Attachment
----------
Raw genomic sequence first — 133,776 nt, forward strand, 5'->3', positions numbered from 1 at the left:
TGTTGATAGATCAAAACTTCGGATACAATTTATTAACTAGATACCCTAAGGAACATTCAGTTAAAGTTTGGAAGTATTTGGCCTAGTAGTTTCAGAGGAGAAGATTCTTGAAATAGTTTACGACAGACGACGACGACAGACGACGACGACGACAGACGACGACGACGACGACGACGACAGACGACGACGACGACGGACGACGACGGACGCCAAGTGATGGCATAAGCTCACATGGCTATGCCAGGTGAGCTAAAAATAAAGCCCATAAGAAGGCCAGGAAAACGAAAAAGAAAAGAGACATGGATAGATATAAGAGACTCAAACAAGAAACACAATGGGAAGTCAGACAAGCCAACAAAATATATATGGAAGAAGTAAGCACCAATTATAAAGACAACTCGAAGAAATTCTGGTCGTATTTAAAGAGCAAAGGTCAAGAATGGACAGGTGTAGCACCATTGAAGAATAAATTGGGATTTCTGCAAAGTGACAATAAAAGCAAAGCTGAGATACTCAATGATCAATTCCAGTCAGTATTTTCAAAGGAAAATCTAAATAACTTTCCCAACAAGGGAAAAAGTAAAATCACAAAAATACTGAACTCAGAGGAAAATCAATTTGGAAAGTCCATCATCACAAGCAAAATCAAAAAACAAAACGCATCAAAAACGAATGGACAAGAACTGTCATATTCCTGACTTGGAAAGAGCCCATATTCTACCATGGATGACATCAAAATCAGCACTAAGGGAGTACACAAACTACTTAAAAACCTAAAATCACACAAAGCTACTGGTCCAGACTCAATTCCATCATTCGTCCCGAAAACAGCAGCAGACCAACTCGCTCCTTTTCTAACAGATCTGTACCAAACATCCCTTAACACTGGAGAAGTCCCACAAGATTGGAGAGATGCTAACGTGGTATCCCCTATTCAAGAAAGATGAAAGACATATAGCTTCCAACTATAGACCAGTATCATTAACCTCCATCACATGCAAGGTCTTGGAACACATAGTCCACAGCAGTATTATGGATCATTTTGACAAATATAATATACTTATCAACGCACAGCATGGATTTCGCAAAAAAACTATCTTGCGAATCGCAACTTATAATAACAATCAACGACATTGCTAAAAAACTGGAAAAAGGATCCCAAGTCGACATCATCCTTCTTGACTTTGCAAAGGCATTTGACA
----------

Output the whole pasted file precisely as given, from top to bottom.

Raw genomic sequence first — 133,776 nt, forward strand, 5'->3', positions numbered from 1 at the left:
TGTTGATAGATCAAAACTTCGGATACAATTTATTAACTAGATACCCTAAGGAACATTCAGTTAAAGTTTGGAAGTATTTGGCCTAGTAGTTTCAGAGGAGAAGATTCTTGAAATAGTTTACGACAGACGACGACGACAGACGACGACGACGACAGACGACGACGACGACGACGACGACAGACGACGACGACGACGGACGACGACGGACGCCAAGTGATGGCATAAGCTCACATGGCTATGCCAGGTGAGCTAAAAATAAAGCCCATAAGAAGGCCAGGAAAACGAAAAAGAAAAGAGACATGGATAGATATAAGAGACTCAAACAAGAAACACAATGGGAAGTCAGACAAGCCAACAAAATATATATGGAAGAAGTAAGCACCAATTATAAAGACAACTCGAAGAAATTCTGGTCGTATTTAAAGAGCAAAGGTCAAGAATGGACAGGTGTAGCACCATTGAAGAATAAATTGGGATTTCTGCAAAGTGACAATAAAAGCAAAGCTGAGATACTCAATGATCAATTCCAGTCAGTATTTTCAAAGGAAAATCTAAATAACTTTCCCAACAAGGGAAAAAGTAAAATCACAAAAATACTGAACTCAGAGGAAAATCAATTTGGAAAGTCCATCATCACAAGCAAAATCAAAAAACAAAACGCATCAAAAACGAATGGACAAGAACTGTCATATTCCTGACTTGGAAAGAGCCCATATTCTACCATGGATGACATCAAAATCAGCACTAAGGGAGTACACAAACTACTTAAAAACCTAAAATCACACAAAGCTACTGGTCCAGACTCAATTCCATCATTCGTCCCGAAAACAGCAGCAGACCAACTCGCTCCTTTTCTAACAGATCTGTACCAAACATCCCTTAACACTGGAGAAGTCCCACAAGATTGGAGAGATGCTAACGTGGTATCCCCTATTCAAGAAAGATGAAAGACATATAGCTTCCAACTATAGACCAGTATCATTAACCTCCATCACATGCAAGGTCTTGGAACACATAGTCCACAGCAGTATTATGGATCATTTTGACAAATATAATATACTTATCAACGCACAGCATGGATTTCGCAAAAAAACTATCTTGCGAATCGCAACTTATAATAACAATCAACGACATTGCTAAAAAACTGGAAAAAGGATCCCAAGTCGACATCATCCTTCTTGACTTTGCAAAGGCATTTGACA